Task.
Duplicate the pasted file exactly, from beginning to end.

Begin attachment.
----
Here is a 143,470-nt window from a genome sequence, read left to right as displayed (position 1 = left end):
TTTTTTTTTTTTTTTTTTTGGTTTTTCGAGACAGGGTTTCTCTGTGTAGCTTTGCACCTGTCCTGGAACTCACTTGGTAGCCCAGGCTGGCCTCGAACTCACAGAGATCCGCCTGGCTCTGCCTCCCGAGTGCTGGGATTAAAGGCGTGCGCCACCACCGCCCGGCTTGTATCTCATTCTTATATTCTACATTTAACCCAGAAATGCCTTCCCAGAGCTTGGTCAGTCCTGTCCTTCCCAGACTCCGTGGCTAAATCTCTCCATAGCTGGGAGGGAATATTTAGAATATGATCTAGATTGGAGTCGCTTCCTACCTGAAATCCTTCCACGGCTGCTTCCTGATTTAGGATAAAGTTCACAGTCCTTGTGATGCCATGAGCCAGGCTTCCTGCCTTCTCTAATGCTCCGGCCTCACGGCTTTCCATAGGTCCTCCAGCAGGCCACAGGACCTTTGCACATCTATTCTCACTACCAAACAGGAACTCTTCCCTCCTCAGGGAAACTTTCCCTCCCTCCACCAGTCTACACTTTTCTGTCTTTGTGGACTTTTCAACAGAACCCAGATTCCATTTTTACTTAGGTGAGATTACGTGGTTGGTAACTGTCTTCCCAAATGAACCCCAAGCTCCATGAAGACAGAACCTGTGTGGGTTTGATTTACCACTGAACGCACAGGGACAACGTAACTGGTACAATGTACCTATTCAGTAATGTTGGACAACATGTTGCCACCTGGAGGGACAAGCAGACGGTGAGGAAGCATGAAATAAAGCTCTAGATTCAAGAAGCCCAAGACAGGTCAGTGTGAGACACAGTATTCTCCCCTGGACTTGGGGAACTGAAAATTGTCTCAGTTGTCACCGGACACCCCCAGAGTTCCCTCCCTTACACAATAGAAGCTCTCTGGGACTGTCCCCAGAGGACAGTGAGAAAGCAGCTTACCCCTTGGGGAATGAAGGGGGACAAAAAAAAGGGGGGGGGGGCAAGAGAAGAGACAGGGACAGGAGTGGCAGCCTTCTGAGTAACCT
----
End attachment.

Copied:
Here is a 143,470-nt window from a genome sequence, read left to right as displayed (position 1 = left end):
TTTTTTTTTTTTTTTTTTTGGTTTTTCGAGACAGGGTTTCTCTGTGTAGCTTTGCACCTGTCCTGGAACTCACTTGGTAGCCCAGGCTGGCCTCGAACTCACAGAGATCCGCCTGGCTCTGCCTCCCGAGTGCTGGGATTAAAGGCGTGCGCCACCACCGCCCGGCTTGTATCTCATTCTTATATTCTACATTTAACCCAGAAATGCCTTCCCAGAGCTTGGTCAGTCCTGTCCTTCCCAGACTCCGTGGCTAAATCTCTCCATAGCTGGGAGGGAATATTTAGAATATGATCTAGATTGGAGTCGCTTCCTACCTGAAATCCTTCCACGGCTGCTTCCTGATTTAGGATAAAGTTCACAGTCCTTGTGATGCCATGAGCCAGGCTTCCTGCCTTCTCTAATGCTCCGGCCTCACGGCTTTCCATAGGTCCTCCAGCAGGCCACAGGACCTTTGCACATCTATTCTCACTACCAAACAGGAACTCTTCCCTCCTCAGGGAAACTTTCCCTCCCTCCACCAGTCTACACTTTTCTGTCTTTGTGGACTTTTCAACAGAACCCAGATTCCATTTTTACTTAGGTGAGATTACGTGGTTGGTAACTGTCTTCCCAAATGAACCCCAAGCTCCATGAAGACAGAACCTGTGTGGGTTTGATTTACCACTGAACGCACAGGGACAACGTAACTGGTACAATGTACCTATTCAGTAATGTTGGACAACATGTTGCCACCTGGAGGGACAAGCAGACGGTGAGGAAGCATGAAATAAAGCTCTAGATTCAAGAAGCCCAAGACAGGTCAGTGTGAGACACAGTATTCTCCCCTGGACTTGGGGAACTGAAAATTGTCTCAGTTGTCACCGGACACCCCCAGAGTTCCCTCCCTTACACAATAGAAGCTCTCTGGGACTGTCCCCAGAGGACAGTGAGAAAGCAGCTTACCCCTTGGGGAATGAAGGGGGACAAAAAAAAGGGGGGGGGGGCAAGAGAAGAGACAGGGACAGGAGTGGCAGCCTTCTGAGTAACCT